The National Security and Defence Council of Ukraine (NSDC) has imposed sanctions against the Ukrainian MP and leader of the pro-Russian political party “Opposition Platform for Life”, Viktor Medvedchuk.
Medvedchuk has been an eminence gris in Ukrainian politics for decades and is a former head of the presidential administration under Ukraine’s second president, Leonid Kuchma. He is also a personal friend of Russian President Vladimir Putin, who is godfather to his daughter. And he reportedly has significant business interests in Russia.
He has now been subjected to sanctions as part of an attack on the pro-Russian opposition that has seen its popularity rise in recent polls as that of Ukrainian President Volodymyr Zelenskiy sinks, although the comedian turned politician remains the most popular politician in the country.
In an effort to shore up his ratings and to hobble his political rivals, the government has recently launched an attack on media assets associated with Medvedchuk by closing down three leading TV stations via sanctions.
Ukraine’s pro-Russian parties launched an impeachment process against Zelenskiy on February 3, the day after the president closed down TV stations associated with the party, which is unlikely to go anywhere, as the opposition parties do not command enough votes in the Rada to put the motion through.
Under Ukrainian law Ukrainian citizens can only be sanctioned if they commit an act of terrorism. However, no such act has been described, nor any terror charges brought against Medvedchuk. Secretary of the National Security Council Oleksiy Danilov said at a briefing that the restrictions are imposed for three years as part of the case on financing of terrorism.
The move was welcomed by Ukraine’s Western supporters, who have long been unhappy with Medvedchuk’s position at the summit of Ukraine’s domestic politics. The US embassy in Ukraine tweeted that it “supported” the decision to sanction Medvedchuk and pointed out that he was already under US sanctions.
Medvedchuk's wife Oksana Marchenko was also put on the sanctions list; she is also the de jura owner of many of her husband’s businesses.
The new sanctions list additionally includes another Ukrainian citizen, five Russians and 19 companies. The decision of the National Security Council must be approved by the President of Ukraine.
Russia’s reaction to sanctions imposed on its ally in Kyiv was swift. Former Prime Minister, President and currently deputy chairman of the Russian Security Council Dmitry Medvedev called the imposition of sanctions against Medvedchuk a manifestation of the "political inquisition."
"The easiest way to divert attention from their endless failures is to persecute the opposition and subject it to repression. In addition, Viktor Medvedchuk is one of the few Ukrainian politicians who advocates the restoration of relations between Moscow and Kyiv. Such methods of unfair struggle are unlikely to stop the collapse in Zelenskiy’s approval ratings," Medvedev said as cited by the Ukrainian press.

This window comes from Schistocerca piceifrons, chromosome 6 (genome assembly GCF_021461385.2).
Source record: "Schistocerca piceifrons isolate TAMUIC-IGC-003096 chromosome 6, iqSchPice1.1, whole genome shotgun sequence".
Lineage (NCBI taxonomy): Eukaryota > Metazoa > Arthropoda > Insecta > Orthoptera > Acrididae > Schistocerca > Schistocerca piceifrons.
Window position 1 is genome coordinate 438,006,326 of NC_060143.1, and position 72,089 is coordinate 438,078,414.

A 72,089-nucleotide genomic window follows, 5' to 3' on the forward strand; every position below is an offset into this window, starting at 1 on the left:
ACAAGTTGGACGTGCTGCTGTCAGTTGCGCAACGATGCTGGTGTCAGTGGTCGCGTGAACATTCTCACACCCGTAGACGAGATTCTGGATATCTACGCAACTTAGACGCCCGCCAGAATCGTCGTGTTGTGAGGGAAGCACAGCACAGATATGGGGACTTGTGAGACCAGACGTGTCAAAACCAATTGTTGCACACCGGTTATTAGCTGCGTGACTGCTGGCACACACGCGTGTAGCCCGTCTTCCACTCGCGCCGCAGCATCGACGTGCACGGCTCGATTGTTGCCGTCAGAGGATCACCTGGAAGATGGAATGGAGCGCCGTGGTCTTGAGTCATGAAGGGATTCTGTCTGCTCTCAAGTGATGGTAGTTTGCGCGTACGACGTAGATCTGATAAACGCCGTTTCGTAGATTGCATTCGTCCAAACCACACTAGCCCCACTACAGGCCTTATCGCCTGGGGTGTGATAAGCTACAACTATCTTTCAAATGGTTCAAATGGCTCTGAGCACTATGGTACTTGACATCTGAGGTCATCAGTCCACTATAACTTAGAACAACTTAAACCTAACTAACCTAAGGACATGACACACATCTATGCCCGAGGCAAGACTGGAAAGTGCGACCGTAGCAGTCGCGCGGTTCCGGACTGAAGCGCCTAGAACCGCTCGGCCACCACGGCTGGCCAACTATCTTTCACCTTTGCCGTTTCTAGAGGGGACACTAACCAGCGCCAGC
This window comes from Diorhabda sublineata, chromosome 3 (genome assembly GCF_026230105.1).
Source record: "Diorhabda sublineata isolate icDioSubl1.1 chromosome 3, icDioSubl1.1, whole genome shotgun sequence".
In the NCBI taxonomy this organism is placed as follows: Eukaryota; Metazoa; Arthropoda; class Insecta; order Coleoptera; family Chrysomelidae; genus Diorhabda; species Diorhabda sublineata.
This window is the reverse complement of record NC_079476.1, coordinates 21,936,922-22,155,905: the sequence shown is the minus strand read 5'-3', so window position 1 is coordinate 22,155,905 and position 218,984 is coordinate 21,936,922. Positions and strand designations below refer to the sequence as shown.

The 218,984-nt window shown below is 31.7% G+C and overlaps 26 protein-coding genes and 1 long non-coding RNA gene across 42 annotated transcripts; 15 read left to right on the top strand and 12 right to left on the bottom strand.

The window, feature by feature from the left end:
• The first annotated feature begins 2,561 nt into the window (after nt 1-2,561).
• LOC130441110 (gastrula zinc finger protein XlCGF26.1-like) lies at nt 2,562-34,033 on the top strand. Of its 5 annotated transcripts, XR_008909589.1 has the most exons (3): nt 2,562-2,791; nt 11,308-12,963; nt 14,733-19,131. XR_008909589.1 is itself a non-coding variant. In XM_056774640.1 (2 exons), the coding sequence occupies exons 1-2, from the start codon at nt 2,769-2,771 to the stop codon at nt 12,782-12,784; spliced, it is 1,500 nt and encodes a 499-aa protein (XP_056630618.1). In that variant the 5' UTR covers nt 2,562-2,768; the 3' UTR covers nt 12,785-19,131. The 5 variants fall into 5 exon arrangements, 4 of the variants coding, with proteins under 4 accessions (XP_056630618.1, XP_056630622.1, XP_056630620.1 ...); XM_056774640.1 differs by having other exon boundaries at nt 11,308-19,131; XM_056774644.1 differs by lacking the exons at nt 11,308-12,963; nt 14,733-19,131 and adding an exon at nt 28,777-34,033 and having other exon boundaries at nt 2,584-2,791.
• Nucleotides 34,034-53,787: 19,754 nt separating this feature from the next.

Danilov said that property controlled by Medvedchuk and the others listed, who included five Russian citizens, would be seized by the state.
Ivan Bakanov, head of Ukraine’s SBU state security service, said the sanctions were imposed based on intelligence that the individuals and companies were involved in smuggling coal from eastern regions controlled by Russian-backed separatists. The ongoing investigation would “confirm financing of terrorism”, he said, as cited by the Financial Times.
The sanctions against Medvedchuk will only deepen a political crisis that has been gathering momentum since last autumn when the Constitutional Court struck down a raft of anti-corruption mandated by the International Monetary Fund (IMF). Zelenskiy attempted to fire the judges responsible, for which he has no power to do so, and threatened to plunge Ukraine into a constitutional crisis. The judges' decision, five of which are under investigation for corruption themselves, was widely seen as handed down at the behest of the oligarchs.
That particular crisis has yet to be resolved. The attack on Medvedchuk’s media holding is seen by some as part of the same growing tension between the president and the oligarchs. Medvedchuk is also part-owner of the media assets belonging to oligarch Ihor Kolomoisky, who is credited with putting Zelenskiy into office in the 2019 presidential election.
Zelenskiy’s decision to take Medvedchuk’s three TV channels off Ukrainian airwaves for allegedly spreading pro-Russia “disinformation” was sharply criticised by the Kremlin, but the Western response has been muted, despite the questionable legality of the sanctions.
Assets to be seized from Medvedchuk include an oil pipeline in western Ukraine and aircraft controlled by companies affiliated with him and his associates, Danilov said.
According to Danilov, the sanctions come amid what he described as a flare-up in the fighting in the east of Ukraine, which has so far this year claimed the lives of 13 Ukrainian soldiers.